General fund information
- Contact person, contact details
- Headquarters address
- Legal form
- Funding volume in the last 5 years
- Operational scale (e.g. how much is invested per year)
- Sectors/areas of interest or type of projects supported
- Fund capitalization: volume, sources (public, private, domestic international)
Inclusion of small-scale forest businesses in the fund strategy and operations
- Are small-scale forest businesses included in your funding strategy? If yes, why?
- Is the fund mostly supporting wood forest businesses? non wood forest businesses? Or both? Please specify
Funding windows and instruments for small-scale forest businesses
- What type of funding windows are targeting small-scale forest enterprises?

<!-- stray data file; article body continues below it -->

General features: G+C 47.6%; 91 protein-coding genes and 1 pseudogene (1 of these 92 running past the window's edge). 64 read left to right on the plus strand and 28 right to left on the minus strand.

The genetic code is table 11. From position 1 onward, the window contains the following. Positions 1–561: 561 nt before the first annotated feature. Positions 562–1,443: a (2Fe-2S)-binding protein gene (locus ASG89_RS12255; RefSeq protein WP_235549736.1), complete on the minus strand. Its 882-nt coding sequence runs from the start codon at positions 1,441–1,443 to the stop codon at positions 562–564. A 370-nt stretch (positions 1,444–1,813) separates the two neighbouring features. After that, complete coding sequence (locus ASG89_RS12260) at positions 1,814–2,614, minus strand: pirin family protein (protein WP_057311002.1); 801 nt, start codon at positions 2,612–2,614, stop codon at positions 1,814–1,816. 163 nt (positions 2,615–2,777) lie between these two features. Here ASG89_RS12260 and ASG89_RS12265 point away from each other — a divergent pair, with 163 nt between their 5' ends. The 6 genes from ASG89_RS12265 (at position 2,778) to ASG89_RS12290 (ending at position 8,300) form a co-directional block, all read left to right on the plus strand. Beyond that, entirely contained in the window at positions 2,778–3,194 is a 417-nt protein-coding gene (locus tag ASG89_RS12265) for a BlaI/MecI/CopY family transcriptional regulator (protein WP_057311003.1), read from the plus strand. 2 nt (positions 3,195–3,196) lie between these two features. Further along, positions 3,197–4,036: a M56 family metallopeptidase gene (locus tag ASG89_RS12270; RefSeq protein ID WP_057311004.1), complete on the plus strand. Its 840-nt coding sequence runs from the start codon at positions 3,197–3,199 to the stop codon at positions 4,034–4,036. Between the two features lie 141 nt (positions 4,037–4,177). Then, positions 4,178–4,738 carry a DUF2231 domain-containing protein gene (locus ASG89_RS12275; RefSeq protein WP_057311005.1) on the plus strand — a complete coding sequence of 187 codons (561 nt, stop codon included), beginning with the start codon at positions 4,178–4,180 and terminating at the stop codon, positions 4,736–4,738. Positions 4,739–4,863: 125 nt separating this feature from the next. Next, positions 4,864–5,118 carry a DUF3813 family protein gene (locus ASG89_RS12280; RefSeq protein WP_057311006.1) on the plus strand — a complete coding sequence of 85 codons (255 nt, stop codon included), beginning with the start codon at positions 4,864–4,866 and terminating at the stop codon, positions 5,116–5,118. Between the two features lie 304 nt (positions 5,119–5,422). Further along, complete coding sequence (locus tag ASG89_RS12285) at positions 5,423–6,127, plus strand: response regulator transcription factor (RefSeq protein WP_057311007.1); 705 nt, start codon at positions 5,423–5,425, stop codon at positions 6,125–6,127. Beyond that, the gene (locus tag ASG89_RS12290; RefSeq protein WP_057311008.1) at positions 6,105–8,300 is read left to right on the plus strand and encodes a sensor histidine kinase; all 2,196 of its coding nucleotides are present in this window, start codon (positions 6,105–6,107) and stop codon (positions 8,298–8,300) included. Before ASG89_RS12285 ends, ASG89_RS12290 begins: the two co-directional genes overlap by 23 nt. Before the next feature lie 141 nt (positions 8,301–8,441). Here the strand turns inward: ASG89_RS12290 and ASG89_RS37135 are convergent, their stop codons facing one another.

- What funding volume does it represent and in proportion of the total funding volume?
- What are the financing instruments provided by the funds (grants, loans, equity, etc.) to small-scale enterprises? in what proportions?
Typology of beneficiaries among small-scale forest businesses
- Could you specify who are the beneficiaries of the funding windows targeting small-scale businesses? What is their legal form in general?
- How do these businesses generate revenues? On what segment of the value chain are they operating? In short what are their underlying business models? Please specify (if possible)
- How is the project bankability of small-scale forest business evaluated by the fund? Does it differ from larger businesses?
- Do they have access to a local and/or national and/or international market for their products and services?